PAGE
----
If you buy a bare Pi you have a bit of work to do to have a complete general purpose computer. That's appropriate because many of them are sold for embedded systems rather than to be used that way. But people are more computer savvy now and most don't find it a challenge to gather the other parts; if you want something simpler you can buy a complete kit that has it all (Pi board, case, NOOBS card, power supply) in the package. Still a touch of assembly required: you have to put the NOOBS card in the board and the board in the case.
You also have to provide your own keyboard, mouse, and display. (Name brand desktop systems come with a keyboard and mouse, but the display is still a separate purchase unless you buy an all-in-one.) Many people already have those things left over from other projects, and if not your local office supply store or electronics store, or Amazon or eBay, will be happy to sell them to you.
Good point. Even those under-$100 B350 motherboards will take 64GB; all the ones I have seen have four sockets. I have seen pictures of A320 motherboards with two sockets as well as with four, but no A320 boards seem to be available in the real world yet. The small form factor A300 and X300 boards will be limited to two sockets and 32GB when they finally appear.
I doubt that AMD designed in any artificial roadblocks; it's not their style. So that ceiling will increase when larger DDR4 sticks become available. Right now 32GB sticks are only available as registered ECC modules and consumer motherboards don't accept those, but larger unbuffered sticks should be available in the future when higher capacity SDRAM chips are released.
Initially, these are probably all going to be eight core die with some cores disabled. But there are some interesting performance implications depending on what parts of the chip are disabled. It's entirely possible that different six and four core chips of the same model will not perform identically.
At the six core level there are two possible configurations: you could have one where one of the four cores of each complex is disabled, and another where one complex is fully enabled and the other has two cores turned off. Each type would require different process scheduling to perform optimally.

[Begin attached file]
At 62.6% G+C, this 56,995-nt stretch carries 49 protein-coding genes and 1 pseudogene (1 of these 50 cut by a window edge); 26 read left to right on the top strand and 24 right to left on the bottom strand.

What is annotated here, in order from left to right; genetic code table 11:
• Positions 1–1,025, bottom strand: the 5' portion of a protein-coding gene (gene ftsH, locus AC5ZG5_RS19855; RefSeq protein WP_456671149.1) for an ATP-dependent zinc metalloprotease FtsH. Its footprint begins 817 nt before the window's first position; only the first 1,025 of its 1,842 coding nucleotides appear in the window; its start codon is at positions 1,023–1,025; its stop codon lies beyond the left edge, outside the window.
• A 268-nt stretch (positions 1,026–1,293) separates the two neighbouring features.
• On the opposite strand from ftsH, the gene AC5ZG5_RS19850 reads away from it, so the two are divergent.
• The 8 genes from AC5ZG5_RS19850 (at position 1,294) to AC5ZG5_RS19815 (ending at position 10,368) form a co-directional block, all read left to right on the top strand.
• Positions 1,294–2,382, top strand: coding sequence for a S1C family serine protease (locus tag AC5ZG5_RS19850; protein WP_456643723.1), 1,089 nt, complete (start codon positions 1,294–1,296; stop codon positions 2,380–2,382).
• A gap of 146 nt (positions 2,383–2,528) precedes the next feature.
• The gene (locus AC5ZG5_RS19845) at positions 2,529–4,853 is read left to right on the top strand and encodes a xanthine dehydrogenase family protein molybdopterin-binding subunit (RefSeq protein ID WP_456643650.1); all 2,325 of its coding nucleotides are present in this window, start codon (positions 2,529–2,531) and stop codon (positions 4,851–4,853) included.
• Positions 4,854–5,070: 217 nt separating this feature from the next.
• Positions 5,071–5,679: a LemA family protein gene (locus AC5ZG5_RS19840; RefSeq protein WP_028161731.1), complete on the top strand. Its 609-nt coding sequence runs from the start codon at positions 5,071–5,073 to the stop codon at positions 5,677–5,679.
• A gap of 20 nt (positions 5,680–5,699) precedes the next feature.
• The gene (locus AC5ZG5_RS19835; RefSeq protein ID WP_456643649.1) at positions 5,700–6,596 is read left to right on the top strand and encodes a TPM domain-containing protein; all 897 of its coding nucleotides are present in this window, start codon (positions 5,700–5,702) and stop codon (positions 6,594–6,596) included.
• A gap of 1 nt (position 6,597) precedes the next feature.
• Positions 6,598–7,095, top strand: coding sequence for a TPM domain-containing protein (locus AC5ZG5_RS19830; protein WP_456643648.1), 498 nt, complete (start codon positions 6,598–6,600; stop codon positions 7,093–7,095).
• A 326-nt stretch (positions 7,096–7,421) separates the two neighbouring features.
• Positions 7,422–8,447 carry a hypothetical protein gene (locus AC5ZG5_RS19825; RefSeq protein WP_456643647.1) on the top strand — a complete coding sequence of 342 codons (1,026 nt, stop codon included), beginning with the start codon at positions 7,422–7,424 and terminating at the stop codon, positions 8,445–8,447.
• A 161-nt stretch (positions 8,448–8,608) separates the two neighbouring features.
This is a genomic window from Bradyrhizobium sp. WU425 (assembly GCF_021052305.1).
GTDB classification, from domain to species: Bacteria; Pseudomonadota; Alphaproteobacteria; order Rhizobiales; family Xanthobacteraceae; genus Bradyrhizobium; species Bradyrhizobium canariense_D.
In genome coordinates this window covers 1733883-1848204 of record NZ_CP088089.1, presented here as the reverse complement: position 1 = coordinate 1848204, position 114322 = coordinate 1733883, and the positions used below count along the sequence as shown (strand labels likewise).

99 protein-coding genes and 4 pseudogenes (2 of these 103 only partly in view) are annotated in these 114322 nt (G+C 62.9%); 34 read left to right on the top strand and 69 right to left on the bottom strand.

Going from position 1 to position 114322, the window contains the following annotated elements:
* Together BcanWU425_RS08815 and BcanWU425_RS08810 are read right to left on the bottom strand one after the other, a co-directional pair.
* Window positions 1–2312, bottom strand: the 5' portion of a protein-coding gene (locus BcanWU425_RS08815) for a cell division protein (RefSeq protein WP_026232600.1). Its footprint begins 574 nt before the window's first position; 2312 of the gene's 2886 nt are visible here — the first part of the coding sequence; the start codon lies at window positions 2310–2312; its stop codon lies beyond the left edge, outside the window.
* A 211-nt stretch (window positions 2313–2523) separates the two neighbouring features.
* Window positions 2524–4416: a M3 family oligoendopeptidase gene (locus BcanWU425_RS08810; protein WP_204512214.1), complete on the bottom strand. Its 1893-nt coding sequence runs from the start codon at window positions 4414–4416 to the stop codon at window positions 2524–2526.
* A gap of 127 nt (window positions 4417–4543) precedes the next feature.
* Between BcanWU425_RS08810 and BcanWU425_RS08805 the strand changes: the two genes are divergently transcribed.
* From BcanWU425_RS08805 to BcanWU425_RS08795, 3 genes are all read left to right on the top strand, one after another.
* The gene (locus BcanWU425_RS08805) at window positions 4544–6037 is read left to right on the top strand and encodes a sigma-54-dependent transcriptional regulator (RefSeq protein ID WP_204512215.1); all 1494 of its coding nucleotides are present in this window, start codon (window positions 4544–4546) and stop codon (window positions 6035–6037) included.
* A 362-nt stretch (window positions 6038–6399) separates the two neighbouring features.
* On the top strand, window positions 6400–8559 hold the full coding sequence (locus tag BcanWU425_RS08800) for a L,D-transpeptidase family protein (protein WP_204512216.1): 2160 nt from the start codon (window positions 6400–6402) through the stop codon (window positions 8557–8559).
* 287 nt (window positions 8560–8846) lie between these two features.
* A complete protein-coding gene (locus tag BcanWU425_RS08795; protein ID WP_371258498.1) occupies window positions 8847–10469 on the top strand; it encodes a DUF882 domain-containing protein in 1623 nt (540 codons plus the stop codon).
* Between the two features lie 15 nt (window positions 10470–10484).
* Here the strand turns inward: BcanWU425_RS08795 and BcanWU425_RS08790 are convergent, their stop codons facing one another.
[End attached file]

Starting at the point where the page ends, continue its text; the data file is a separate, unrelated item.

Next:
At the four core level you could have chips where one complex is turned off entirely, and also parts where both complexes are partly active. The low end Ryzen 5 1400 has only half as much L3 cache, so it's almost certainly the first type and runs only one complex. The 1500X has the full 16MB of L3 so it's presumably the second type. That could be either 2/2 or 3/1 and each would have to be scheduled differently.
GPUs also do this. A lot of the model differentiation in video cards involves selling of cards that are partially disabled and/or downclocked because they failed to meet specifications with everything turned on. They may have some completely broken parts, they may have failed at the full clock speed, or they may have consumed too much power at that speed. In some cases they actually passed all the qualifications but are sold as lesser (and less expensive) parts because of lack of demand for the most expensive model. When you buy there is no way to know which of those things you got, though you can run tests at home to try to figure it out.
It also happens with parts that don't contain processing power. DRAM comes in a variety of speed grades but they all come from the same fab line; they get sold with various speed ratings (and prices) based on how well they perform when tested.
Depends on your usage. The 1600X looks like a better gaming CPU than the 1700 and it's effectively $50 cheaper. (The list price is $80 less but no cooler is included.) On the other hand it will consume more power at peak; the 1600X is a 95W TDP processor while the 1700 is 65W TDP. We won't know what the idle power story is until the Ryzen 5 CPUs are released and benchmarked.
Looks like the i5-7600K and i7-7700K have some serious competition ahead. The AMD parts will cost less than Intel's, even after the recent cuts in street price of those CPUs, and AMD motherboards are also less expensive. By the time they're available, the scheduling issues that are holding back Ryzen's performance in games should be resolved.
The important differences between various generations of CPU don't affect real mode operation, the old school mode that is used to run MS-DOS. They come into play in kernel mode instructions that are used for things like protection, memory management, and multitasking. Some changes have to be made to Windows, as well as other operating systems such as macOS and Linux, every time a new CPU generation becomes available.
In some cases, the new CPU will work with code for older OSes but won't perform optimally. We know now, for example, that the disappointing performance of Ryzen in many games is due in part to the Windows scheduler not being properly optimized for the new CPU architecture. There are three things it does wrong. First, you want to schedule all the cores before you start to schedule the SMT threads; Windows already gets that right for Intel Hyperthreading but not yet for Ryzen's equivalent. Second, if you do schedule SMT threads you want to put threads of the same applications on both threads of a given core. Third, Ryzen has a split L3 cache architecture: cores 1-4 have direct access to one half of the cache and cores 5-8 have direct access to the other half, and cache access to the wrong half is much slower. For optimum performance, the scheduler needs to take that into account, keeping all the threads of an application on one side of the split whenever possible.
May Euell Gibbons eat your only copy of the manual!